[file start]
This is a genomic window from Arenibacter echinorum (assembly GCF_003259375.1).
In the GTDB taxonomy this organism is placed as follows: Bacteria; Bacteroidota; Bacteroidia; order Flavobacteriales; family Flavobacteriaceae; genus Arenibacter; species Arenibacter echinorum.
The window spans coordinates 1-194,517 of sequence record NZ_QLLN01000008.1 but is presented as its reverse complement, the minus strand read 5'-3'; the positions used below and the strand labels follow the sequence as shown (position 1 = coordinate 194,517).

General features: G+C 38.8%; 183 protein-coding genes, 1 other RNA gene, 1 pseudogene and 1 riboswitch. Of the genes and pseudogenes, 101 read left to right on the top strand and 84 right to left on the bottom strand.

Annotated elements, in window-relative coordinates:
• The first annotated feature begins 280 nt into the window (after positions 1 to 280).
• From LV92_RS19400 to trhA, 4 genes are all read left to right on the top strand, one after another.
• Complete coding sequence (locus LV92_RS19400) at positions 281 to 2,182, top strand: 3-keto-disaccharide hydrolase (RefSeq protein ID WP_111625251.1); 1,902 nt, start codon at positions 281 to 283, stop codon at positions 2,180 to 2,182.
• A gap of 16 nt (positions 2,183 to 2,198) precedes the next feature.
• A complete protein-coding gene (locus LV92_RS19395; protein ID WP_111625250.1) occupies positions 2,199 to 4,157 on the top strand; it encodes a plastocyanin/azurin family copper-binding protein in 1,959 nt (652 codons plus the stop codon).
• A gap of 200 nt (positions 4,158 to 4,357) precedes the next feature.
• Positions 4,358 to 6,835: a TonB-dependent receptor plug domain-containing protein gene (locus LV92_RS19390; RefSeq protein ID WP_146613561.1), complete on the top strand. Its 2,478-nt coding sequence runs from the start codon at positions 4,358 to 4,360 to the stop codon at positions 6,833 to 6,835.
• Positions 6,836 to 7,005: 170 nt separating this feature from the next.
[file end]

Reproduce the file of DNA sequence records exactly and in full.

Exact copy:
This is a genomic window from Arenibacter echinorum (assembly GCF_003259375.1).
In the GTDB taxonomy this organism is placed as follows: Bacteria; Bacteroidota; Bacteroidia; order Flavobacteriales; family Flavobacteriaceae; genus Arenibacter; species Arenibacter echinorum.
The window spans coordinates 1-194,517 of sequence record NZ_QLLN01000008.1 but is presented as its reverse complement, the minus strand read 5'-3'; the positions used below and the strand labels follow the sequence as shown (position 1 = coordinate 194,517).

General features: G+C 38.8%; 183 protein-coding genes, 1 other RNA gene, 1 pseudogene and 1 riboswitch. Of the genes and pseudogenes, 101 read left to right on the top strand and 84 right to left on the bottom strand.

Annotated elements, in window-relative coordinates:
• The first annotated feature begins 280 nt into the window (after positions 1 to 280).
• From LV92_RS19400 to trhA, 4 genes are all read left to right on the top strand, one after another.
• Complete coding sequence (locus LV92_RS19400) at positions 281 to 2,182, top strand: 3-keto-disaccharide hydrolase (RefSeq protein ID WP_111625251.1); 1,902 nt, start codon at positions 281 to 283, stop codon at positions 2,180 to 2,182.
• A gap of 16 nt (positions 2,183 to 2,198) precedes the next feature.
• A complete protein-coding gene (locus LV92_RS19395; protein ID WP_111625250.1) occupies positions 2,199 to 4,157 on the top strand; it encodes a plastocyanin/azurin family copper-binding protein in 1,959 nt (652 codons plus the stop codon).
• A gap of 200 nt (positions 4,158 to 4,357) precedes the next feature.
• Positions 4,358 to 6,835: a TonB-dependent receptor plug domain-containing protein gene (locus LV92_RS19390; RefSeq protein ID WP_146613561.1), complete on the top strand. Its 2,478-nt coding sequence runs from the start codon at positions 4,358 to 4,360 to the stop codon at positions 6,833 to 6,835.
• Positions 6,836 to 7,005: 170 nt separating this feature from the next.